May 31

3 Surprisingly Simple Presentation Hacks.  (Hint: One involves duct tape…)


There are many things that can derail your presentation. Some, like a faulty structure or poor delivery, require an investment of thought and time to change. The following however are surprisingly simple presentation hacks you can make right now to address three common problems occurring in sales presentations which can distract your audience and significantly reduce your chance of success.

3 Surprisingly Simple Presentation Hacks:

Presentation Hack #1

Check out the picture above.  The presenter is smiling, facing the audience, appears to be engaged.  But you probably also observed that he is standing in the projector light. Now you may be thinking, “big deal,”but here’s the thing:  whatever critical point the presenter may be making, most of the audience will miss as their attention is focused on the slide elements running across the presenter’s shirt, arm, and face. Don’t’ blame the audience as they can’t help it: There is an area of the brain called the Limbic System which is drawn to distractions like this.  As a presenter, you could certainly try to remember to avoid the projector light, but the reality is that you have many things to pay attention to when presenting and this is probably not the top thing on your mind. So here’s hack #1:

Hack #1:  Always carry duct tapeDuct tape for presentations

Get to your space early (if you can), turn the projector on and walk the stage, noting where the light starts to hit you on each side. Pull out your duct tape and take a small piece and mark the edges of the light on the floor.  This serves as a quick visual reminder to avoid standing in this area. Don’t worry if you have to cross it, just do so quickly and near the projector to limit distractions.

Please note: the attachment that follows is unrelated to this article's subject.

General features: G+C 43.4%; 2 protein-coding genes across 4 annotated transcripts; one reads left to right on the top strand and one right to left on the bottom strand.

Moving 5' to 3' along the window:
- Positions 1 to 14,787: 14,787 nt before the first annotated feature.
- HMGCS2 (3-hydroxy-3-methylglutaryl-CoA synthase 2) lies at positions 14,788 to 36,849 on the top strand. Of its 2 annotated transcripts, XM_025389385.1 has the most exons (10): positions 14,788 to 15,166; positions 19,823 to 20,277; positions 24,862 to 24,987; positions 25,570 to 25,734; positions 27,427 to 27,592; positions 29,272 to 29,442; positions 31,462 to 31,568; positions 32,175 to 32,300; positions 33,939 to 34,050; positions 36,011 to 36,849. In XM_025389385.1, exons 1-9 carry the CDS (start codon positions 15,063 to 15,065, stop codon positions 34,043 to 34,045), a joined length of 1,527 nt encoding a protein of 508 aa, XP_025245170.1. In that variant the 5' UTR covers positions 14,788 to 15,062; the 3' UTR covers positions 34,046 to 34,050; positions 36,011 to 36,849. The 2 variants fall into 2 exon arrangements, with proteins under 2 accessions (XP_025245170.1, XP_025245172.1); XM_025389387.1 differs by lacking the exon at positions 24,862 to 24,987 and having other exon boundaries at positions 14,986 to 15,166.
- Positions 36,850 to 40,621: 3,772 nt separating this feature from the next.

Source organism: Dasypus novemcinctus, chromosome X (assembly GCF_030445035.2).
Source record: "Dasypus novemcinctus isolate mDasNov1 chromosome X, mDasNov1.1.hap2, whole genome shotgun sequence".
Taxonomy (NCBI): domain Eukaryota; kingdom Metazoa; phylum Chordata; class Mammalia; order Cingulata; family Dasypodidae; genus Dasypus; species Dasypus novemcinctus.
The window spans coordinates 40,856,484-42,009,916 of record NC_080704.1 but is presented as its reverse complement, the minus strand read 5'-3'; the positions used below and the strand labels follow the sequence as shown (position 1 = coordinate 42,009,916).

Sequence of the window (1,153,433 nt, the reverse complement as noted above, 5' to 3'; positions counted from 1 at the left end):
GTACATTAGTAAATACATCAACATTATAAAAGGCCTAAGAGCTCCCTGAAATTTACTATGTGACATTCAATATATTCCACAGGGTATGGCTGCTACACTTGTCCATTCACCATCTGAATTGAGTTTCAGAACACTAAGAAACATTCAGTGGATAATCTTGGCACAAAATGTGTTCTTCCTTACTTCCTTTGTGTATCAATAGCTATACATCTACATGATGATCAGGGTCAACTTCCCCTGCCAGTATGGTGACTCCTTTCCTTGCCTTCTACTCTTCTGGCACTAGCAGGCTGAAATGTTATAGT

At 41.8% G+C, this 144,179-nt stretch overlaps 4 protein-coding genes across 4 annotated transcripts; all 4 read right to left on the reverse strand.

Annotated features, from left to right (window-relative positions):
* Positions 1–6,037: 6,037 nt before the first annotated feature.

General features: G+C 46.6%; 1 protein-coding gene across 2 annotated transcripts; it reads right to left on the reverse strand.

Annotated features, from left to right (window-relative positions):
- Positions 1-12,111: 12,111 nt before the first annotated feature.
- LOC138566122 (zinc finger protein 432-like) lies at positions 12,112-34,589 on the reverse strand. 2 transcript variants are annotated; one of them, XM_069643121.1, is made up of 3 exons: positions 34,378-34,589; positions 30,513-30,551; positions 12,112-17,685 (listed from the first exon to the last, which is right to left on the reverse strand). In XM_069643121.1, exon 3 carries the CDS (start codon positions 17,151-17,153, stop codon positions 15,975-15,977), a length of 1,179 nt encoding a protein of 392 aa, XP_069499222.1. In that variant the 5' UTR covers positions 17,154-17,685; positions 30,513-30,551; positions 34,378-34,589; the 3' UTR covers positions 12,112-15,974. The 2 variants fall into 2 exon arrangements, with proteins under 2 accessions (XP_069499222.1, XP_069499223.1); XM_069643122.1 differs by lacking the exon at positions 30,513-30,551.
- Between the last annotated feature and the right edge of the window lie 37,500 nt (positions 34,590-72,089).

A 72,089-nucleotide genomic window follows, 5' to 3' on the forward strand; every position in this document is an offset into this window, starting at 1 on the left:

Tip: Can’t get in early? Use a pointer or stay to the side of the screen.

Presentation Hack #2

Asking your audience a question and being greeted with nothing but silence or blank stares is every presenter’s nightmare.  Not only does it feel awful, but interaction is key to the success of your presentation.  Unfortunately, it can be difficult to get audiences who are used to passively watching a presentation – especially a web presentation – to get involved.  What can you do?

Hack #2: Get a plant

No, not that kind of a plant.  Identify someone in your audience before your presentation (could be a sponsor or an early bird) and enlist their help.  Tell them the question or activity you have planned and ask them to jump in and provide the first response.  Most people are glad to help and often all it takes is one person to break the ice to encourage others to participate.

Presentation Hack #3

Here’s a situation you may be familiar with:  The invite to your web presentation said 9:00, now it’s 9:02 and everyone’s arrived – with the exception of the key decision-maker.  So do you make everyone else wait and engage in awkward small talk until he joins, or do you go ahead and start, risking the decision-maker misses a key point or set up? No pressure, but how you handle this will affect the first impression your audience forms of you (read how those first few seconds can influence the outcome of your presentation.) How can you avoid frustrating on-time audience members without penalizing latecomers by missing your opening?

Hack #3: Make a false start

Save your “hard opening” for when the decision-maker arrives, but have a false opening that leads your audience into the topic, and gets them engaged without revealing your big “hook.” A prepared poll or a story is  a great way to do this — just make sure that it ultimately ties into your topic, but is not mandatory to someone’s understanding of your key message. The second opening is your real opening, reserved for when everyone is in attendance. This way you can start both on-timers and latecomers on the same page.

Bonus Hack #3.5:

The decision maker can’t make it?  Record the presentation so you can send it to him or her as a follow-up.

When you don’t have a ton of time, these surprisingly simple presentation hacks can make a profound difference.  Sales Presentations for Dummies - by Julie Hansen

Featured photo courtesy of Flickr:  Jesper Rønn-Jensen : Lukew presenting



Openings, presentation hacks, questions, web presentations

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